Karen Uhlenbeck had just attended the weekly service at her Unitarian Universalist Congregation in Princeton, New Jersey, on March 17, 2019, when she learned she’d made history by becoming the first woman to win the prestigious Abel Prize for mathematics.
Since 2003, the Norwegian Academy of Science and Letters has awarded the Abel Prize—often compared to the Nobel Prize—to honor “outstanding scientific work in the field of mathematics.” Uhlenbeck’s 2019 win recognizes “her pioneering achievements in geometric partial differential equations, gauge theory and integrable systems” and “the fundamental impact of her work on analysis, geometry, and mathematical physics.” Uhlenbeck, a visitor in the School of Mathematics at the Institute for Advanced Study in Princeton and professor emerita of mathematics and Sid W. Richardson Regents Chair at the University of Texas at Austin, received about $700,000, presented by Norwegian King Harald V at an award ceremony in Oslo on May 21.
Since her win, Uhlenbeck has fielded interviews from a variety of media, including Scientific American, the New Yorker, and Glamour. “It’s a slice completely removed from my real life,” Uhlenbeck says. “I’ve been trying to hang on to the day to day.” She says attending her UU congregation has helped keep her grounded. “It takes me into another sphere of existence,” she says. “I meet people who are from different walks of life. I enjoy thinking about the same things that the people in the church discuss.”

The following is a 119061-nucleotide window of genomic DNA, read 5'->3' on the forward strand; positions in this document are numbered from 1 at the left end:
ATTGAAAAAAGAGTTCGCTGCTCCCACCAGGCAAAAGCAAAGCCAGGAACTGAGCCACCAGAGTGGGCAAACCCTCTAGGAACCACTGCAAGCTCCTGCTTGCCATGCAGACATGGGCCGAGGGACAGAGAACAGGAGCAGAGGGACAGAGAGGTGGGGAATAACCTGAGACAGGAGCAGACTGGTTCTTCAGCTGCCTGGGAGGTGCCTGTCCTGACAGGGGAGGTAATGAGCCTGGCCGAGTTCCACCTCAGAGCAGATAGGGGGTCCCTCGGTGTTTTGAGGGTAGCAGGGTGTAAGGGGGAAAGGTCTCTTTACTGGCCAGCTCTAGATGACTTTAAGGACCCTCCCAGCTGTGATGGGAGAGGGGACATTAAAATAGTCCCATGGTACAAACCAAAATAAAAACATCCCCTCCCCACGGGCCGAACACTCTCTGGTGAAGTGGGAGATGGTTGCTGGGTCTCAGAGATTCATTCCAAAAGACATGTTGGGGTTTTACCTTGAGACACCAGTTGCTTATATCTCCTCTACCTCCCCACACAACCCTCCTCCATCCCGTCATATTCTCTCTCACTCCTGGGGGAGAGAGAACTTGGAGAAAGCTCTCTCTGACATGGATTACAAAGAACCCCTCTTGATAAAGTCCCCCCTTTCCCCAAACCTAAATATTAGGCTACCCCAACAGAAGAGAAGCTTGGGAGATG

Uhlenbeck says some fellow congregants only found out about her professional life because of the Abel Prize. “My husband is quite deaf, so we sit up close in church [to] see people talking. I often sketch. [Some people] knew me as the person who sketched in church, but they didn’t have any idea that I was a mathematician,” she laughs.
Her mother, an artist, taught her to draw as a child, but Uhlenbeck says she never considered studying art. Yet, she has found connections between drawing and mathematics. “The elementary problem of making a drawing is to fit the large-scale overall pattern in with the tiny details,” she explains. “This is something that has appeared in my mathematics. You have something happening on a large scale and then you have to look at it at a small scale, sort of look at it under a magnifying glass. This is the big problem in theoretical physics, how to fit quantum mechanics into general relativity. Quantum mechanics is really tiny scale, and general relativity is really large scale.”
Uhlenbeck’s mother also introduced her to the Unitarian church, back when she was about to start high school, but at the time “the intellectual life in academia” held more of an interest.
Fifteen years ago, Uhlenbeck found her way to Unitarian Universalism in Austin, Texas, when her husband became interested in their joining a small fellowship. Though she had always understood the intellectual attraction of the faith, “becoming part of a community” became important. “I also get perspectives that are very valuable to me on living.”